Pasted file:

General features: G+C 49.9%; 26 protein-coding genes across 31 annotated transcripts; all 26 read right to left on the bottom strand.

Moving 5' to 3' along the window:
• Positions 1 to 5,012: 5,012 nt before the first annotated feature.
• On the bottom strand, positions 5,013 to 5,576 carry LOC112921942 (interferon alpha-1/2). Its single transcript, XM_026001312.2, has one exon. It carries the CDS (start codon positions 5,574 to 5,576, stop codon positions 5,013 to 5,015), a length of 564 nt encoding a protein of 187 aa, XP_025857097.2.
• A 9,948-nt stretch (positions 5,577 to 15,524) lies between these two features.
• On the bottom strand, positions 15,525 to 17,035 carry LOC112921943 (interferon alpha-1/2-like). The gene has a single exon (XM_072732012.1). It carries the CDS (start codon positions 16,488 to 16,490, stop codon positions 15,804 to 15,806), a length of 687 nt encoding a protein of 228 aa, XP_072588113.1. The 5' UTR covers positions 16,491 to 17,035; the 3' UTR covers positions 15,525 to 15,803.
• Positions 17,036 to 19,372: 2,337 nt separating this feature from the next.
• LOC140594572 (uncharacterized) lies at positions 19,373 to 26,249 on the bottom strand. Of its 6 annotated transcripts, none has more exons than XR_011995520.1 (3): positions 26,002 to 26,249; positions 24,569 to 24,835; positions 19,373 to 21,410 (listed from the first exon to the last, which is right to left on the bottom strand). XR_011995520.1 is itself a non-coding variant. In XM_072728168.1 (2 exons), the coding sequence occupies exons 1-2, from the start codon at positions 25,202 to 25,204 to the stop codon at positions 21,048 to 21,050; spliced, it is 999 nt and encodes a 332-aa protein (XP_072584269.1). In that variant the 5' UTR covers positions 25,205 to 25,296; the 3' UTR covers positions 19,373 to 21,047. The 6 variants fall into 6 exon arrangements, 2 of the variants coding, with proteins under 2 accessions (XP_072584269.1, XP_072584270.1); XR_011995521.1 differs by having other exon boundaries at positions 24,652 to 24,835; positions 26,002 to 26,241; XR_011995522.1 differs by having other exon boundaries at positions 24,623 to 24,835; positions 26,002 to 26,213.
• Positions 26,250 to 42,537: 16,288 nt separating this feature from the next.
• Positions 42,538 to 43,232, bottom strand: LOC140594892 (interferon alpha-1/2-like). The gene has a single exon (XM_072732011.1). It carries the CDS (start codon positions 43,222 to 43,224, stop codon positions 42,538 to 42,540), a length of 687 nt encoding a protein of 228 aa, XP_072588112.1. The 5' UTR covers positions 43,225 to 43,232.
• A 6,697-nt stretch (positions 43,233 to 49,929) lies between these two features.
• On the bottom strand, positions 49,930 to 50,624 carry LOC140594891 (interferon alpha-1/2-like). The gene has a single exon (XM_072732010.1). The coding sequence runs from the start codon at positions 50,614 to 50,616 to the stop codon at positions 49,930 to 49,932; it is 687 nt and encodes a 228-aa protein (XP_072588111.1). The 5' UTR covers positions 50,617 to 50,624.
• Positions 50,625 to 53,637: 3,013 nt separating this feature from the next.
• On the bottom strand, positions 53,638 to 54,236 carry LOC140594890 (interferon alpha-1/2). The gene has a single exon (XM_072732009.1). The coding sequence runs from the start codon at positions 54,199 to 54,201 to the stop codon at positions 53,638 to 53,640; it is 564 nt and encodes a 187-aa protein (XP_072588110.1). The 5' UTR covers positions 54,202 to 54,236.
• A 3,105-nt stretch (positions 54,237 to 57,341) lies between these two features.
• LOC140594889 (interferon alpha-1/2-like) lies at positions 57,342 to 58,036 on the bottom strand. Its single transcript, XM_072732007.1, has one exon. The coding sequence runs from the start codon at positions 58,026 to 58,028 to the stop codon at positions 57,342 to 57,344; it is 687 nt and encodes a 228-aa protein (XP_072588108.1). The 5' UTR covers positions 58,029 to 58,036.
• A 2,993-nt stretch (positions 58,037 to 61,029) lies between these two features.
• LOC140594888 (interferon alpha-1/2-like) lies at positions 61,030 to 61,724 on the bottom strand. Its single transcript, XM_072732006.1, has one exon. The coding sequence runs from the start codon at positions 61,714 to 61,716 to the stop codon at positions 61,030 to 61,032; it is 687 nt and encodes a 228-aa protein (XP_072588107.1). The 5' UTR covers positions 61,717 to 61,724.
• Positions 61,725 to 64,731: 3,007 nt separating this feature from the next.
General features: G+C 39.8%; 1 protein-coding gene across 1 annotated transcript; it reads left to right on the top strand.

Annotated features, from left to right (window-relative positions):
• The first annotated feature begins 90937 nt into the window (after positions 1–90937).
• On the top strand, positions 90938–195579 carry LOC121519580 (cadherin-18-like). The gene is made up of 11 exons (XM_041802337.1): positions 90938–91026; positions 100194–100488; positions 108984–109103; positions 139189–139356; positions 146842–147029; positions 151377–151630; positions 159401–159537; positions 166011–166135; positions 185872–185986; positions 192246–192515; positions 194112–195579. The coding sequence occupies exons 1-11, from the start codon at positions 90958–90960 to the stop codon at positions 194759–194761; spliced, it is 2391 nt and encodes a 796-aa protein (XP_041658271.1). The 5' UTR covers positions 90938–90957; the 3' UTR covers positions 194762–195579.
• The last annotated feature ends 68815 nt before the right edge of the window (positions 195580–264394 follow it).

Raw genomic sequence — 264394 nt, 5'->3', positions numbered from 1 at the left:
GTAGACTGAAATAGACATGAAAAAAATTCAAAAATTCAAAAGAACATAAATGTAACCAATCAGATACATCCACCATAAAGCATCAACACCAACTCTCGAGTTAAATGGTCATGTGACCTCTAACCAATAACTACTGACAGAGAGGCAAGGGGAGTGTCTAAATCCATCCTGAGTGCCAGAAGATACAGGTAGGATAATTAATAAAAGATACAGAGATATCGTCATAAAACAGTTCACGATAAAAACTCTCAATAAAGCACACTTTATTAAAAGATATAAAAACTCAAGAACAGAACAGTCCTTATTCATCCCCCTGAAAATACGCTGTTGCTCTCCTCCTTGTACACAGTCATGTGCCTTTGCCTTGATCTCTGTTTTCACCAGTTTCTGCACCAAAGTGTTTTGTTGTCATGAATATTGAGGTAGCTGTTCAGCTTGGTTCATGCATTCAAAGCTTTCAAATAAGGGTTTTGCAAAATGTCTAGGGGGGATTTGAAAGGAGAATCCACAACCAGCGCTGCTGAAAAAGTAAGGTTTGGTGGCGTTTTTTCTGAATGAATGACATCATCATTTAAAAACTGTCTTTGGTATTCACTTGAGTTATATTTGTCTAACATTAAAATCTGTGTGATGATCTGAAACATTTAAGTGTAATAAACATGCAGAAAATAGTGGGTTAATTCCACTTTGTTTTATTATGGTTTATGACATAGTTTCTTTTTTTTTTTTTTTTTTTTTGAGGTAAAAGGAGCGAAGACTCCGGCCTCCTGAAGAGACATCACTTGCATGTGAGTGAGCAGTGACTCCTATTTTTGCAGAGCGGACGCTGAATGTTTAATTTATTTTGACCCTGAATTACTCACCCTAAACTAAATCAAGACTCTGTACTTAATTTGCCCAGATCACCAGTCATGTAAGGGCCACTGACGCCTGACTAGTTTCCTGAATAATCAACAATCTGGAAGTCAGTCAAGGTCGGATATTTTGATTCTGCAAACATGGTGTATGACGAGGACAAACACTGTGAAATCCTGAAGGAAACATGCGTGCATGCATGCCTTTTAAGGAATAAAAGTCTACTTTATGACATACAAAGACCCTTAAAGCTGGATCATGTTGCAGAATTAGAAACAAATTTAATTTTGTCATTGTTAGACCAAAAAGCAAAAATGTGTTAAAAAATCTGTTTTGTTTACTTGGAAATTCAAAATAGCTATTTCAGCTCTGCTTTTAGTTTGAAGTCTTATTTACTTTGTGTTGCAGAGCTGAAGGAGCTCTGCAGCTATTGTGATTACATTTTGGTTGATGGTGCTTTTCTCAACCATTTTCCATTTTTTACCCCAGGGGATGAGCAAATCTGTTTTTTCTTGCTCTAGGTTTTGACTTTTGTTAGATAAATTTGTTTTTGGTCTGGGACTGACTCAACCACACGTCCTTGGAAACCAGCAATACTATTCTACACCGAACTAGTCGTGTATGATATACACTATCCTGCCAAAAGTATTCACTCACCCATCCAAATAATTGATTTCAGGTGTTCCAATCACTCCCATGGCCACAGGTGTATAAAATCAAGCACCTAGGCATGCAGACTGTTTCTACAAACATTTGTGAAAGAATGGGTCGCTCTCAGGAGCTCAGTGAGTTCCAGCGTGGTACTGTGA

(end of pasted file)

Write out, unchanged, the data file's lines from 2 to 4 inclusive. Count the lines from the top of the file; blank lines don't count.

Moving 5' to 3' along the window:
• Positions 1 to 5,012: 5,012 nt before the first annotated feature.
• On the bottom strand, positions 5,013 to 5,576 carry LOC112921942 (interferon alpha-1/2). Its single transcript, XM_026001312.2, has one exon. It carries the CDS (start codon positions 5,574 to 5,576, stop codon positions 5,013 to 5,015), a length of 564 nt encoding a protein of 187 aa, XP_025857097.2.